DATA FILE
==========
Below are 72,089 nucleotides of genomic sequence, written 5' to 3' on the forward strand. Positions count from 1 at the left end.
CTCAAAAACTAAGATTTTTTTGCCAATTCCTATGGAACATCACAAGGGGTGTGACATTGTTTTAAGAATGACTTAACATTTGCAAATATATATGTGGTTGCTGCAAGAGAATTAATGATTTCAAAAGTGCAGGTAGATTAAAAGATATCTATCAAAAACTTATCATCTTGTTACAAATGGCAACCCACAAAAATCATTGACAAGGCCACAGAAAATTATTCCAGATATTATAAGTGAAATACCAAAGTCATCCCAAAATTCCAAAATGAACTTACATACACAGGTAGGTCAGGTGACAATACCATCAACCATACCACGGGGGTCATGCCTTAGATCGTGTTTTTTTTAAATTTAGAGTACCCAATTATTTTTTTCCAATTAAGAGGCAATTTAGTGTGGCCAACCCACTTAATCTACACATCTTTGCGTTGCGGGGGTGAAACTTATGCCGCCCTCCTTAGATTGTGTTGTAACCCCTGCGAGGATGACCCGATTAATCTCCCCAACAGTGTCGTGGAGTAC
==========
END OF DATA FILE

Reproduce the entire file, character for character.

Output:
Below are 72,089 nucleotides of genomic sequence, written 5' to 3' on the forward strand. Positions count from 1 at the left end.
CTCAAAAACTAAGATTTTTTTGCCAATTCCTATGGAACATCACAAGGGGTGTGACATTGTTTTAAGAATGACTTAACATTTGCAAATATATATGTGGTTGCTGCAAGAGAATTAATGATTTCAAAAGTGCAGGTAGATTAAAAGATATCTATCAAAAACTTATCATCTTGTTACAAATGGCAACCCACAAAAATCATTGACAAGGCCACAGAAAATTATTCCAGATATTATAAGTGAAATACCAAAGTCATCCCAAAATTCCAAAATGAACTTACATACACAGGTAGGTCAGGTGACAATACCATCAACCATACCACGGGGGTCATGCCTTAGATCGTGTTTTTTTTAAATTTAGAGTACCCAATTATTTTTTTCCAATTAAGAGGCAATTTAGTGTGGCCAACCCACTTAATCTACACATCTTTGCGTTGCGGGGGTGAAACTTATGCCGCCCTCCTTAGATTGTGTTGTAACCCCTGCGAGGATGACCCGATTAATCTCCCCAACAGTGTCGTGGAGTAC